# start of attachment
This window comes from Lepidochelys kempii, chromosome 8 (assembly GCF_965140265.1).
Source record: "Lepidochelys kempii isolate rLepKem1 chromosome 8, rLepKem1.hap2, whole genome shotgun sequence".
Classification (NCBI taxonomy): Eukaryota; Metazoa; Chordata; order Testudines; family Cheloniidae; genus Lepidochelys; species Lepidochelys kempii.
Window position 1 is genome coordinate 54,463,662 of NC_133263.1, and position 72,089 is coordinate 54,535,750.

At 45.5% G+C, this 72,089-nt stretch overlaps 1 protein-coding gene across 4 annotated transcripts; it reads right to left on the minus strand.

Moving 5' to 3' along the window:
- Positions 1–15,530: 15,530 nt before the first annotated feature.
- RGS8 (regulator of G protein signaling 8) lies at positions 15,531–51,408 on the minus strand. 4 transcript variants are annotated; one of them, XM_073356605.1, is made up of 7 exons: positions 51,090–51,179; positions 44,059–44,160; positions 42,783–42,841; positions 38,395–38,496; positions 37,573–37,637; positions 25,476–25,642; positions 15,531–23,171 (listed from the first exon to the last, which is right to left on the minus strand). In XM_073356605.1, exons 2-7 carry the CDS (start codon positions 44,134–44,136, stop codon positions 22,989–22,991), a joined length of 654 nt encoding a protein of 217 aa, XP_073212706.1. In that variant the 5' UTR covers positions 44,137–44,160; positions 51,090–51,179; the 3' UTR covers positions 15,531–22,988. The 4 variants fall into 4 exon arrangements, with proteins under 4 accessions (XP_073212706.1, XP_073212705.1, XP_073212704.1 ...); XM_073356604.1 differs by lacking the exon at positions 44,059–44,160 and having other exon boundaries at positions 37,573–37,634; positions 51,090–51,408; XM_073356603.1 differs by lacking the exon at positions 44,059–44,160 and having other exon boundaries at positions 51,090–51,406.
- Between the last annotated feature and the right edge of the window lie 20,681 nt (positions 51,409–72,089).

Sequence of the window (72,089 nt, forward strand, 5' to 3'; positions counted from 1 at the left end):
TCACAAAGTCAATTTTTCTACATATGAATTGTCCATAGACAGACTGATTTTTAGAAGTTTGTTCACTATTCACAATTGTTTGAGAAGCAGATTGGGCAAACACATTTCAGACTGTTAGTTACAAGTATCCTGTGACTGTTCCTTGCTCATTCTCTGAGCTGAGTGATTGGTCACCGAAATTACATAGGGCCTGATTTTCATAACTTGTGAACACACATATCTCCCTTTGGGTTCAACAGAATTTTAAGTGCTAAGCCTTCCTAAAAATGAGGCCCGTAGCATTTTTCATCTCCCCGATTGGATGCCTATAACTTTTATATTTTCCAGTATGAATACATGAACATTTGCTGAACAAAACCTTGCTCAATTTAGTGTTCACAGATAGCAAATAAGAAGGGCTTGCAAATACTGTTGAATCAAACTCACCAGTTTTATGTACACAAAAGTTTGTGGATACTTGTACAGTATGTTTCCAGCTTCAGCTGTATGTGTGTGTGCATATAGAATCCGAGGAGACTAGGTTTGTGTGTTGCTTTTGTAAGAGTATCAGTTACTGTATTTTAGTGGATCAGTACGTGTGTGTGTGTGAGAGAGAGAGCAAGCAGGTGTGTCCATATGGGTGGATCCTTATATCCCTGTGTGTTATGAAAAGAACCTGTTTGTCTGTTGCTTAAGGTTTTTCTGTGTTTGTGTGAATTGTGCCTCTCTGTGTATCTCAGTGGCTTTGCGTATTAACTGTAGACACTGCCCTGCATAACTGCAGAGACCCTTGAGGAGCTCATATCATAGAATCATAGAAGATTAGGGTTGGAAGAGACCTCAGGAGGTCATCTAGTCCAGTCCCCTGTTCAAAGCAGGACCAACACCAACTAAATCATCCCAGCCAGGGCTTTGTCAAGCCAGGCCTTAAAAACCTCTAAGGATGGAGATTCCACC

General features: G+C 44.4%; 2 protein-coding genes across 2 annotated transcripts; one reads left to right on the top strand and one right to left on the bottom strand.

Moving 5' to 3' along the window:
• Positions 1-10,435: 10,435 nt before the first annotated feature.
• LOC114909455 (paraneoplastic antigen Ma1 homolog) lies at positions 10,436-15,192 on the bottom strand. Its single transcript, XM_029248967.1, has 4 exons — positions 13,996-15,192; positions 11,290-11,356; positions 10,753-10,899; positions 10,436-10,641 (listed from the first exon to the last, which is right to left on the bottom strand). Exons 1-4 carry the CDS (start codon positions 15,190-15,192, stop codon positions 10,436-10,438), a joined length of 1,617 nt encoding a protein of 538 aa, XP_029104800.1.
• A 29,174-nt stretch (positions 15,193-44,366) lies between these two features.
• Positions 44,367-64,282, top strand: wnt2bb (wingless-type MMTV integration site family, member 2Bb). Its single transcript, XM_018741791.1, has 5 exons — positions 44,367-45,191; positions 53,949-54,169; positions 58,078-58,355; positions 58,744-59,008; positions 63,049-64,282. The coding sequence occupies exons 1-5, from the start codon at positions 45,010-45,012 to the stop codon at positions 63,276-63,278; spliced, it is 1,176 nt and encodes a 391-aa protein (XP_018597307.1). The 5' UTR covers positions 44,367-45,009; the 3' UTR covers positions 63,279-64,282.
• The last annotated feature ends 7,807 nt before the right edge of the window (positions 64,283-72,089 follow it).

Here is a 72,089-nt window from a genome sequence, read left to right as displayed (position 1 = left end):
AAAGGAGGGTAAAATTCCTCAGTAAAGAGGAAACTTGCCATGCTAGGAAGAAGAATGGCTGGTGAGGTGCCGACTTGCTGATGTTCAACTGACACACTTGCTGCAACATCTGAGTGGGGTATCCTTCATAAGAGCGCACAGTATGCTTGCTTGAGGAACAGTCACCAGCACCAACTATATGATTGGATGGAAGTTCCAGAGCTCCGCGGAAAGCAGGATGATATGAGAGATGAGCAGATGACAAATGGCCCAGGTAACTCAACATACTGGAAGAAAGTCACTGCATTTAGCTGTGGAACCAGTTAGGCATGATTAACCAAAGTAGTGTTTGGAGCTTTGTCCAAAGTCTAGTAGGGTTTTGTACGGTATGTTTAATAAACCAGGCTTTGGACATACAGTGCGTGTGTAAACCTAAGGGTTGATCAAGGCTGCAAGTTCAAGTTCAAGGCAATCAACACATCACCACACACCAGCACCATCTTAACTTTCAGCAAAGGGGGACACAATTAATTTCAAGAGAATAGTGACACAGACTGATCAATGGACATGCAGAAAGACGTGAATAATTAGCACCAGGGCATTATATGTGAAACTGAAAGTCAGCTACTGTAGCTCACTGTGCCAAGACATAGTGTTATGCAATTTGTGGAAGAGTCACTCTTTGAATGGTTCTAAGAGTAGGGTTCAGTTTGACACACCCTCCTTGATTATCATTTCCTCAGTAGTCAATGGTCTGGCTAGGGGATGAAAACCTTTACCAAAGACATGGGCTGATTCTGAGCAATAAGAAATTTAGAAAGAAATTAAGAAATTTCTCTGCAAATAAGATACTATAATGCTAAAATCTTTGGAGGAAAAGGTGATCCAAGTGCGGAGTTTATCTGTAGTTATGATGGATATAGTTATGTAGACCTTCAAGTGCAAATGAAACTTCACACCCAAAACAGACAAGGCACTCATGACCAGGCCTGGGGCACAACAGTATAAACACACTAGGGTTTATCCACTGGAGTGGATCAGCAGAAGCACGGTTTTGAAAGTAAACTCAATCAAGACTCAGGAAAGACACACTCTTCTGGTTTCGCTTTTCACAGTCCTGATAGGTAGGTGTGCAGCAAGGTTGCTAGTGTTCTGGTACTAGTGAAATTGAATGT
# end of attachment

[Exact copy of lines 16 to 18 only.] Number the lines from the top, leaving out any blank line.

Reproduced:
• A 29,174-nt stretch (positions 15,193-44,366) lies between these two features.
• Positions 44,367-64,282, top strand: wnt2bb (wingless-type MMTV integration site family, member 2Bb). Its single transcript, XM_018741791.1, has 5 exons — positions 44,367-45,191; positions 53,949-54,169; positions 58,078-58,355; positions 58,744-59,008; positions 63,049-64,282. The coding sequence occupies exons 1-5, from the start codon at positions 45,010-45,012 to the stop codon at positions 63,276-63,278; spliced, it is 1,176 nt and encodes a 391-aa protein (XP_018597307.1). The 5' UTR covers positions 44,367-45,009; the 3' UTR covers positions 63,279-64,282.
• The last annotated feature ends 7,807 nt before the right edge of the window (positions 64,283-72,089 follow it).